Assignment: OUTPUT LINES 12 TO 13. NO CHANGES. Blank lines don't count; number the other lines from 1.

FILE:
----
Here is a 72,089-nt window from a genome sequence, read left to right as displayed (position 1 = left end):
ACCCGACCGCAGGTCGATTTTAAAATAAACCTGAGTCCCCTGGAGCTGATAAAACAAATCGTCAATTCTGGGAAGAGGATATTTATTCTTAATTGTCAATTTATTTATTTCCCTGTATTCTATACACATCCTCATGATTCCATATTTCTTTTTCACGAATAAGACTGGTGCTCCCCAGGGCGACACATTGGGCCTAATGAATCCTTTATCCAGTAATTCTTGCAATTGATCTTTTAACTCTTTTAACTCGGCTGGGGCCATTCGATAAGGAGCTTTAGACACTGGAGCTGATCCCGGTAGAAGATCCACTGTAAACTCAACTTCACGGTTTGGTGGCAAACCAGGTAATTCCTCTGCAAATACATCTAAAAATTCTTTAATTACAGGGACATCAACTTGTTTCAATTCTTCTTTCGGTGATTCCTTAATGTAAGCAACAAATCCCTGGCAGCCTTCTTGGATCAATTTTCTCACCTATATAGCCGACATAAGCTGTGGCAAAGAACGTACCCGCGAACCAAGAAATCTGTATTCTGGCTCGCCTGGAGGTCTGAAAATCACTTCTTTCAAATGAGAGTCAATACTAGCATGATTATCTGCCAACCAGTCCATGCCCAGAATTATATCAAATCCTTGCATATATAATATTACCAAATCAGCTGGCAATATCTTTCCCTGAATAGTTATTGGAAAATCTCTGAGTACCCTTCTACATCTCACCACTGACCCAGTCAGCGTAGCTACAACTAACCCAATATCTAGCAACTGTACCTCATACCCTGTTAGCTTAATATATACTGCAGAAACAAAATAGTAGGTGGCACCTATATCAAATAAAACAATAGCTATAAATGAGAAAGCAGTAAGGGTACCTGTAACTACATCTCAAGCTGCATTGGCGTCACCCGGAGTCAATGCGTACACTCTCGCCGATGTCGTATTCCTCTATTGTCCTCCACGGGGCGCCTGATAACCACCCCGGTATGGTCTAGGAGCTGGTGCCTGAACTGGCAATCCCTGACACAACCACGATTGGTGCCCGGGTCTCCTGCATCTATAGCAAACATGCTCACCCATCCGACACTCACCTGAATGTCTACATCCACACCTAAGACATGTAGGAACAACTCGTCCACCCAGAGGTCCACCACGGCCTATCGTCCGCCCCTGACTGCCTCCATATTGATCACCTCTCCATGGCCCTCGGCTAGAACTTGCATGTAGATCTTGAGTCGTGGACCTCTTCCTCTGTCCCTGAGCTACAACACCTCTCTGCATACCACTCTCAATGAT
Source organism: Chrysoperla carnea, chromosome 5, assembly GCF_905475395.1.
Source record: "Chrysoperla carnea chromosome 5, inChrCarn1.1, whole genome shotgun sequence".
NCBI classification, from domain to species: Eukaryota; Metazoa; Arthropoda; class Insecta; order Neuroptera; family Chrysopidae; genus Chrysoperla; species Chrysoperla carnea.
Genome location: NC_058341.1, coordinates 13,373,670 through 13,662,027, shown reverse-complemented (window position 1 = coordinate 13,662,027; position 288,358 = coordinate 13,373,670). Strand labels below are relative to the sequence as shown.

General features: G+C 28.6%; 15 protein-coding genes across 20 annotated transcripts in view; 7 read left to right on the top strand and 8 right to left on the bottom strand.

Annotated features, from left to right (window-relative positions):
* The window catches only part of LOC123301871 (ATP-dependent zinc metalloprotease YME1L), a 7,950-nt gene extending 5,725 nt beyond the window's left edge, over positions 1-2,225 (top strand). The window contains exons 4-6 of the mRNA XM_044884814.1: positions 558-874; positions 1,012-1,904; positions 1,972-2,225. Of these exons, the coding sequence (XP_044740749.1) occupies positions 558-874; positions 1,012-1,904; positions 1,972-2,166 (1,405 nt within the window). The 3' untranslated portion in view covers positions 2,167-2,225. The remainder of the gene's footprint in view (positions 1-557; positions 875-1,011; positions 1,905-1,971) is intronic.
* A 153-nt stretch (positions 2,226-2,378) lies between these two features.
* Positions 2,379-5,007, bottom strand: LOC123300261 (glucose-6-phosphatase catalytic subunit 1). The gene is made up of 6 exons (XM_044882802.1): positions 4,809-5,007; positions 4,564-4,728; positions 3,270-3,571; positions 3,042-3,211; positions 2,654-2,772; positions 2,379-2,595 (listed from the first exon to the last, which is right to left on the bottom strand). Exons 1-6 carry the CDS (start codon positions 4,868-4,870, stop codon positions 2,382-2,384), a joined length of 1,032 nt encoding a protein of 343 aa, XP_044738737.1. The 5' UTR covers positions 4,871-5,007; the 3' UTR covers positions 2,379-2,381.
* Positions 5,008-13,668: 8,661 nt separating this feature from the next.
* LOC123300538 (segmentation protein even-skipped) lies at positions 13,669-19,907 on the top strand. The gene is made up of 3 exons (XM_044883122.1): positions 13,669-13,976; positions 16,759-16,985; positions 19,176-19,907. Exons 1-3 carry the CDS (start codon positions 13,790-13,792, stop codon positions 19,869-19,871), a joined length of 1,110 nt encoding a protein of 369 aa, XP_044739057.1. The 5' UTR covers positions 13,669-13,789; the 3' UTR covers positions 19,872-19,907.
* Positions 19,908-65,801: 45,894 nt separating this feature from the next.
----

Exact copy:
* Positions 5,008-13,668: 8,661 nt separating this feature from the next.
* LOC123300538 (segmentation protein even-skipped) lies at positions 13,669-19,907 on the top strand. The gene is made up of 3 exons (XM_044883122.1): positions 13,669-13,976; positions 16,759-16,985; positions 19,176-19,907. Exons 1-3 carry the CDS (start codon positions 13,790-13,792, stop codon positions 19,869-19,871), a joined length of 1,110 nt encoding a protein of 369 aa, XP_044739057.1. The 5' UTR covers positions 13,669-13,789; the 3' UTR covers positions 19,872-19,907.